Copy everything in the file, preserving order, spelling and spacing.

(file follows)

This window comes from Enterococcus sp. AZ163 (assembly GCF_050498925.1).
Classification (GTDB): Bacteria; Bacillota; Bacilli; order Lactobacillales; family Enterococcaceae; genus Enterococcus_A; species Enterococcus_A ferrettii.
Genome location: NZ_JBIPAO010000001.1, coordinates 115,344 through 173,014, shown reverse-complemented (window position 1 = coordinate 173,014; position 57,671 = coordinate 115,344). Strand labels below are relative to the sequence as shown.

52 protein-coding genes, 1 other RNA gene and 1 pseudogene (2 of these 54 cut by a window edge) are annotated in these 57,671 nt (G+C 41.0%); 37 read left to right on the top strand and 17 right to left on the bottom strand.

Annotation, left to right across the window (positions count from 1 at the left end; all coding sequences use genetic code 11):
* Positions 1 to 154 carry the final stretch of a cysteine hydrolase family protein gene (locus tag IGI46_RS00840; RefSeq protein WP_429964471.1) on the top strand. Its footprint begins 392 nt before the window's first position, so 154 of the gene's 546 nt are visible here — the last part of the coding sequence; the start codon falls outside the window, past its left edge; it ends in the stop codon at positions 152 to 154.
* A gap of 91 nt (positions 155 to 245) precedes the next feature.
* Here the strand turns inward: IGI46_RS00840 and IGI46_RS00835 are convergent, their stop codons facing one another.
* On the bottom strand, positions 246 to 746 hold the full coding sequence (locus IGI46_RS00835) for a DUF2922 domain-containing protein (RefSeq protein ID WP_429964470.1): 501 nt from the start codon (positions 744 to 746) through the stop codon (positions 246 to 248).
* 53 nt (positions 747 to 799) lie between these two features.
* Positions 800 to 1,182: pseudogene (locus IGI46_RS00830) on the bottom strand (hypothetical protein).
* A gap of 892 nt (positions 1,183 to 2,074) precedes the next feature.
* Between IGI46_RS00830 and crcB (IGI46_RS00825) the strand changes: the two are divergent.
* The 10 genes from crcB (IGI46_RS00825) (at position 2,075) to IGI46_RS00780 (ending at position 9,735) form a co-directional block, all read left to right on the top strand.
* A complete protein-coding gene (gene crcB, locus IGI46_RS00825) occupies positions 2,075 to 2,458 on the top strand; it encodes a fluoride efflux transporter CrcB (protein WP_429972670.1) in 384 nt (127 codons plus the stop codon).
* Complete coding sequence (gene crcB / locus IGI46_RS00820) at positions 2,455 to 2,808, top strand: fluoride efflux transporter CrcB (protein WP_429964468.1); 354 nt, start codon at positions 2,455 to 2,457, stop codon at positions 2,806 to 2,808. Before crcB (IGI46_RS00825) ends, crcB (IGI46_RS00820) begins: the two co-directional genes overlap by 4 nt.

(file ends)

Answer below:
This window comes from Enterococcus sp. AZ163 (assembly GCF_050498925.1).
Classification (GTDB): Bacteria; Bacillota; Bacilli; order Lactobacillales; family Enterococcaceae; genus Enterococcus_A; species Enterococcus_A ferrettii.
Genome location: NZ_JBIPAO010000001.1, coordinates 115,344 through 173,014, shown reverse-complemented (window position 1 = coordinate 173,014; position 57,671 = coordinate 115,344). Strand labels below are relative to the sequence as shown.

52 protein-coding genes, 1 other RNA gene and 1 pseudogene (2 of these 54 cut by a window edge) are annotated in these 57,671 nt (G+C 41.0%); 37 read left to right on the top strand and 17 right to left on the bottom strand.

Annotation, left to right across the window (positions count from 1 at the left end; all coding sequences use genetic code 11):
* Positions 1 to 154 carry the final stretch of a cysteine hydrolase family protein gene (locus tag IGI46_RS00840; RefSeq protein WP_429964471.1) on the top strand. Its footprint begins 392 nt before the window's first position, so 154 of the gene's 546 nt are visible here — the last part of the coding sequence; the start codon falls outside the window, past its left edge; it ends in the stop codon at positions 152 to 154.
* A gap of 91 nt (positions 155 to 245) precedes the next feature.
* Here the strand turns inward: IGI46_RS00840 and IGI46_RS00835 are convergent, their stop codons facing one another.
* On the bottom strand, positions 246 to 746 hold the full coding sequence (locus IGI46_RS00835) for a DUF2922 domain-containing protein (RefSeq protein ID WP_429964470.1): 501 nt from the start codon (positions 744 to 746) through the stop codon (positions 246 to 248).
* 53 nt (positions 747 to 799) lie between these two features.
* Positions 800 to 1,182: pseudogene (locus IGI46_RS00830) on the bottom strand (hypothetical protein).
* A gap of 892 nt (positions 1,183 to 2,074) precedes the next feature.
* Between IGI46_RS00830 and crcB (IGI46_RS00825) the strand changes: the two are divergent.
* The 10 genes from crcB (IGI46_RS00825) (at position 2,075) to IGI46_RS00780 (ending at position 9,735) form a co-directional block, all read left to right on the top strand.
* A complete protein-coding gene (gene crcB, locus IGI46_RS00825) occupies positions 2,075 to 2,458 on the top strand; it encodes a fluoride efflux transporter CrcB (protein WP_429972670.1) in 384 nt (127 codons plus the stop codon).
* Complete coding sequence (gene crcB / locus IGI46_RS00820) at positions 2,455 to 2,808, top strand: fluoride efflux transporter CrcB (protein WP_429964468.1); 354 nt, start codon at positions 2,455 to 2,457, stop codon at positions 2,806 to 2,808. Before crcB (IGI46_RS00825) ends, crcB (IGI46_RS00820) begins: the two co-directional genes overlap by 4 nt.